Cup of CoffeeWho doesn’t appreciate a cup of coffee in the office break? However numerous trips to the coffee machine could prove to have more drastic effects than previously thought. A latest study says that high caffeine intake could lead to frequent hallucinations! This mind boggling study was conducted by the Durham University.

The study authors say that high caffeine intake could lead to hearing of imaginary voices or seeing things that may not be there. Caffeinated drinks include coffee, tea, and certain energy drinks.

People who consumed more than 7 cups of instant coffee per day were tagged as “high caffeine users,” while the one’s who consumed around less than the equivalent of 1 cup of instant coffee per day were tagged as “low caffeine users.” According to the study, the “high caffeine users” had a 3-fold increase in the risk of developing hallucination as compared to their low caffeine consuming counterparts.

The authors state that a decrease or change in the amount of caffeine intake per day may prove to be beneficial for the reduction of hallucination frequency.

Around 200 students were questioned about their caffeine intake source. Their stress level as well as vulnerability to hallucinations was also considered. Authors say that, under stress the body gives out the cortisol stress hormone. After the intake of caffeine a higher rate of this stress hormone is released by people under stress. It is believed that this could be the factor that links caffeine with an increase in the risk of hallucination. Some of the students reported experiencing different forms of hallucinations.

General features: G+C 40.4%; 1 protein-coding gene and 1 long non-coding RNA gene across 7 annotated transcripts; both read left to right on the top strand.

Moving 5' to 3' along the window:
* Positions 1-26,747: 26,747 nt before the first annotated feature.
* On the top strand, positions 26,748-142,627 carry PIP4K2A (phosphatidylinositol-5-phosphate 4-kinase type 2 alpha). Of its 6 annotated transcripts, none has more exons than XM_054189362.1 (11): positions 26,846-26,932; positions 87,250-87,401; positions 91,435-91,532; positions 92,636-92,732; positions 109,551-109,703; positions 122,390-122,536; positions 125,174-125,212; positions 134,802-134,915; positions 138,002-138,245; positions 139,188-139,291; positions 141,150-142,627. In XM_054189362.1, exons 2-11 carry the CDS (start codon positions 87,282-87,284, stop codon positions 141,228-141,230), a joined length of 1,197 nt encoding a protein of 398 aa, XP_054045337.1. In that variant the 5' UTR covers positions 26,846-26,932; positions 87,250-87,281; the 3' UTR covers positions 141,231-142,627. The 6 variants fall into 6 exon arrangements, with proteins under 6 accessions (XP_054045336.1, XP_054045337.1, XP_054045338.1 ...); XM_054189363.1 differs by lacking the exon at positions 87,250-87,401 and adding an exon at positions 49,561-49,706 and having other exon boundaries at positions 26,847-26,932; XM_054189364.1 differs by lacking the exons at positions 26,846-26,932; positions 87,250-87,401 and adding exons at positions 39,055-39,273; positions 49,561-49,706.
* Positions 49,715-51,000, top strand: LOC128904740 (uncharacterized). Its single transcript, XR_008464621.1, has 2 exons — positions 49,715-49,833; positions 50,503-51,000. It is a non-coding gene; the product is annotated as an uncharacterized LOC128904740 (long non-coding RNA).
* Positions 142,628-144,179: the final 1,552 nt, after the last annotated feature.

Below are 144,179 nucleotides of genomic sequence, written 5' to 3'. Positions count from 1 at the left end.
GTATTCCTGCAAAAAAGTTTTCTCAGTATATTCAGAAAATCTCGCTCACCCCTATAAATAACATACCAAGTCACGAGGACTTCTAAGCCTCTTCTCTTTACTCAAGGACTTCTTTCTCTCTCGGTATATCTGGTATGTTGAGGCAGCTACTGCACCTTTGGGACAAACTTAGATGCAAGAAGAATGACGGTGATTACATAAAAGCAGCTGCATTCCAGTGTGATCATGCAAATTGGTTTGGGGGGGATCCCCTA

Simon Jones, Ph.D. student, Durham University’s Psychological Department, and also the study’s lead author, says that, “Hallucinations are not necessarily a sign of mental illness. Most people will have had brief experiences of hearing voices when there is no one there, and around three per cent of people regularly hear such voices. Many of these people cope well with this and live normal lives. There are, however, a number of organisations, such as the Hearing Voices Network, who can offer support and advice to those distressed by these experiences.”

Dr. Charles Fernyhough, from Durham University’s Psychological Department, and study’s co-author, says that in spite of having highlighted the link between caffeine and hallucinations risk in students, another factor also has to be taken into consideration. It could be possible that some of the students vulnerable to hallucinations consumed caffeine in order to deal with their hallucination experience.

They say that a more detailed analysis is required in order to verify if caffeine or maybe even nutrition plays a major role in experiencing hallucinations.

Their paper is published in the Personality and Individual Differences journal.